First time entrepreneurs: Starting a car valeting business could be a smart move

Are you new to the world of business? If you’re passionate, driven and determined to succeed but aren’t sure what direction to go in, car valeting could be a surprisingly good choice.

Car valeting provides a more upmarket and thorough service than just a car wash- the inside and out are thoroughly cleaned and it’s a way for people to keep their pride and joy at their best. If you’re looking to get into this line of business, here are a few reasons why it can be a smart move.

Growth industry

There are more cars than ever on the roads today meaning valeting or any business associated with cars has the potential to do very well. It does mean you will have more competition, but if you work hard you have the ability to do very well. You’re providing a service that you know people want and are willing to pay for. It’s an industry that has been shown to do well. Work out your unique selling point, and choose the right location so that you can secure your customer base. This is how you will thrive without being overshadowed by your more established competition.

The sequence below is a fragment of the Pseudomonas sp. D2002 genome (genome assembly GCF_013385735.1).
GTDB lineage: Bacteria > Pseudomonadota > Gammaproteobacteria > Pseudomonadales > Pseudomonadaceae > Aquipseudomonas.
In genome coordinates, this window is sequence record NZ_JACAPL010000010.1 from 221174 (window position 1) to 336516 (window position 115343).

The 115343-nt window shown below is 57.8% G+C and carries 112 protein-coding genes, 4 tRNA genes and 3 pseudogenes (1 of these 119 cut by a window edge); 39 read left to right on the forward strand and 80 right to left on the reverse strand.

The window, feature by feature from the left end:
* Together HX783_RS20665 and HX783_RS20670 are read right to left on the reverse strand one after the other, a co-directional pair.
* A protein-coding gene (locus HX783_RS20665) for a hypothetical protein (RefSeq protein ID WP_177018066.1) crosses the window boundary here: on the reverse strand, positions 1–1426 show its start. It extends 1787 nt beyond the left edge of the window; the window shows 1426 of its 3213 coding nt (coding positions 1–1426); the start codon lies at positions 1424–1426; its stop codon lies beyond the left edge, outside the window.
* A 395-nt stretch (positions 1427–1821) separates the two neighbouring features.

Setup costs

There will always be startup costs to consider when you’re creating a business, you will need cash up front whether it’s from savings or a loan to get yourself established. Car valeting isn’t the cheapest business in the world to get started since you will need a few thousand for equipment, products and training as well as things like trade insurance. However it’s certainly not the most expensive either, and you should easily be able to get fully set up and trading with just five to ten thousand pounds.

Profit margins

One of the things to look for when setting up a business is what kind of profit margins you can expect. The thing about valeting is you have the potential to earn a lot. People are prepared to pay for the service, and while you have to deduct the cost of the products you used and the labour the price you can earn from the service gives you a strong profit margin. While valeters will require training, it’s not a skilled job and so if you choose to expand operations later on and take on staff, you can pay minimum wage and this won’t dramatically cut into your profits.


As a valeter you have the choice between being fixed or mobile. If you want to set up a physical store you can hire premises and have customers come to you. Otherwise you could get a van and go mobile. Being able to valet cars from customers own driveways provides a convenient service for them. You could even do a mixture of both, have a fixed unit and then a number of teams that go out mobile- something to aim for when you’re looking to expand operations.

Had you considered a car valeting business when deciding on a route to take in business?